Instructor gives tips on how to overcome speaker anxiety
By Emily Garcia
Improving body language, managing anxiety, using visual aids and note cards, managing the rate and tone of voice, dressing appropriately and controlling movements are techniques that improve delivery of speeches, a speech instructor said Oct. 5 at a workshop sponsored by the speech program.
“The more positive body posture you have, standing tall with your hands out of your pockets, the more successful your speech will be because you look and feel confident,” Instructor Justin Blacklock said.
Better body language, such has standing straight with arms open or uncrossed, gives the speaker more confidence, Blacklock said.
Speech workshops are held by the speech program to help students develop public speaking skills. The next one will be 3-4 p.m. Nov. 2 in Room 203 of McAllister Fine Arts Center.
It is normal for people to experience speaker anxiety, or glossophobia, before giving a speech, Blacklock said.
“Seventy-four percent of Americans fear public speaking, but it is important to remember that the audience is just as nervous as you are because they are all sitting there waiting to give their speeches too,” Blacklock said.
A technique to cope with glossophobia is called visualization, or self-fulfilling prophecy, where speakers visualize themselves having a successful speech, Blacklock said.
In speech communication courses, students learn about self-fulfilling prophecy where anything someone thinks, whether negative or positive, is more likely to happen just because the person thinks it will happen, Blacklock said.
Another technique to cope with glossophobia is systematic desensitization, where the speaker must practice the speech and take every opportunity to speak in front of others to become used to speaking, Blacklock said.
In a technique called cognitive restructuring, the speaker must readdress the fear of public speaking and try to see public speaking as something positive instead of negative, Blacklock said.
Visual aids are important to effective delivery of speeches as well but should not be overwhelming.
Keep all visual aids, such as PowerPoint presentations, uniform and simple, Blacklock said.
“Organize the speech first and then think about what to put on your slides at the end,” Blacklock said.
Only use photos to enhance the meaning behind the speech, but limit them to no more than two pictures per slide, Blacklock said.
“Don’t take away from your own words by putting too much on a presentation,” Blacklock said. “The less text on a presentation the better because no one should be distracted trying to read a slide while you’re talking.”
Note cards are a smart thing to have while delivering a speech, but make sure to practice with them first, Blacklock said.
Note cards can be used to write key topics so the speaker can refer to them as the speech is delivered, Blacklock said.
“If you don’t practice with note cards, the movement between cards as you go through the speech can throw you off and you could lose your place,” Blacklock said.
It is also helpful to number the cards and only write on one side of the cards so that the cards are always in the right order, Blacklock said.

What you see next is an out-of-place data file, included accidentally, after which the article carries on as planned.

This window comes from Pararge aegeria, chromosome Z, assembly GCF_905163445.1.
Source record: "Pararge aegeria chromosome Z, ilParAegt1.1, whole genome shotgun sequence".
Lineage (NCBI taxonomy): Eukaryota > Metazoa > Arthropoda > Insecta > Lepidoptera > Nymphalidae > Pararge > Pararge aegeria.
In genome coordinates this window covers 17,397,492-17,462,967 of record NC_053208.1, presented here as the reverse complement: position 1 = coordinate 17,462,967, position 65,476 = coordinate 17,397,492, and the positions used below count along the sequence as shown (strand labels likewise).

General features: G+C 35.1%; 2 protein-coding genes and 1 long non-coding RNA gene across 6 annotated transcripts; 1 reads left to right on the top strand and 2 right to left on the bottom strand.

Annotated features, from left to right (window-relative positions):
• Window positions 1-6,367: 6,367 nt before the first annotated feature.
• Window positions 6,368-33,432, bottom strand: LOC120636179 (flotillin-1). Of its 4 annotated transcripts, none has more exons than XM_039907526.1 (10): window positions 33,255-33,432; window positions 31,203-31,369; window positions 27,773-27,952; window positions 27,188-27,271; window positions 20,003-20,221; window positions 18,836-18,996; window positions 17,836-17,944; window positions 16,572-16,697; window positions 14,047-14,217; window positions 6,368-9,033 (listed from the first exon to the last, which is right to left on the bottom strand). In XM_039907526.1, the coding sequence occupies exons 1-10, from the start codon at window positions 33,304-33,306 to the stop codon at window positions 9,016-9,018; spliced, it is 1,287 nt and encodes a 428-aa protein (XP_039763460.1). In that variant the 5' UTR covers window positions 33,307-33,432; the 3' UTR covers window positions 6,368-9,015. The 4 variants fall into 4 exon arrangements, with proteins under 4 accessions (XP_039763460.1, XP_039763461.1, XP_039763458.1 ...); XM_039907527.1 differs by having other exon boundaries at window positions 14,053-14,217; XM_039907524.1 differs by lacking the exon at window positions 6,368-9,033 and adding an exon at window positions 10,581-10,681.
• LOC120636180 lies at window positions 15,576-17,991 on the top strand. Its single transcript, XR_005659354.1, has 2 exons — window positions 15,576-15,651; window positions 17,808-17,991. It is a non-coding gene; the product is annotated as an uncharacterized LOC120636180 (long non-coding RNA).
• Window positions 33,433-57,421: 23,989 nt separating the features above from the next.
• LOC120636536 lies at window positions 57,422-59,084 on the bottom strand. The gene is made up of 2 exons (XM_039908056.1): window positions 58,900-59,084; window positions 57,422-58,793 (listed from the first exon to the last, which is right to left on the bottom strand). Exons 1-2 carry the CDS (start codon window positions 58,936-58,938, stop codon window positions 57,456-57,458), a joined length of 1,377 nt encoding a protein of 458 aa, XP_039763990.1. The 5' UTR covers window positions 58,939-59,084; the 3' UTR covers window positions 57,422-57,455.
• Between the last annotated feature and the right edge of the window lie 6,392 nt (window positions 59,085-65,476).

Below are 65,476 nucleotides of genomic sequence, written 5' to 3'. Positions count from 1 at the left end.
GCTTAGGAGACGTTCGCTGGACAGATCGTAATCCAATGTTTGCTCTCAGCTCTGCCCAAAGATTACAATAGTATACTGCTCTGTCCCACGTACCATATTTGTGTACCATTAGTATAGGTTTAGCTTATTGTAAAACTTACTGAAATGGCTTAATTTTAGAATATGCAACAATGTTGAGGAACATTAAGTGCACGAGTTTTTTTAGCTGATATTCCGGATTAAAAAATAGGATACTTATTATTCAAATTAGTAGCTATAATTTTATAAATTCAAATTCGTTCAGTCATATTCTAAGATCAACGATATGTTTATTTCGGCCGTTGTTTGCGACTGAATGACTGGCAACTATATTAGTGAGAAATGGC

Having a presentable physical appearance is another important key to effective delivery of a speech.
“Always dress to impress, just the same as posture effects confidence, the better dressed you are the better you’ll feel about yourself,” Blacklock said.
When deciding what to wear for the speech, consider the occasion, the audience, the topic and the image to be projected, Blacklock said.
A speaker who is effective is always prepared, Blacklock said.
“Sleep well the night before the speech because if you don’t you will risk not having energy the next day, and your brain will not work as well as you progress through your speech,” Blacklock said.
Always eat breakfast and never be late to the venue of the speech, Blacklock said.
As the speech is being delivered, it is important to keep in mind the rate and tone of the words being spoken, Blacklock said.
“Sound energetic and like you are interested in what you are talking about, but don’t talk too fast and high-pitched,” Blacklock said. “Also, don’t slow down too much to the point where you are slow and monotone.”
It is important that all words are pronounced correctly and articulated clearly so that the audience can understand the speaker, Blacklock said.
If any words are mispronounced, it takes away from the speaker’s credibility.
The speaker must have positive facial expressions for the audience to be drawn in.
“Just as you are speaking energetically about your speech, also look energetic about it, not like you are at a funeral,” Blacklock said.
People are more likely to listen to the speech if the speaker is making eye contact around the room.
“Making eye contact can actually decrease anxiety for the speaker because the more eye contact the speaker makes, the more the speaker realizes that people are actually listening,” Blacklock said.
Only hold eye contact with audience members for no more than four seconds to avoid awkwardness, Blacklock said.
Movement around the room and gesturing to emphasize topics are accepted, but don’t overdo it, Blacklock said.
“Always have motivation behind every movement and gesture with what you are saying, otherwise too much movement can be distracting,” Blacklock said.
Students with questions regarding how to effectively deliver a speech can contact Blacklock at 210-486-0479 or firstname.lastname@example.org.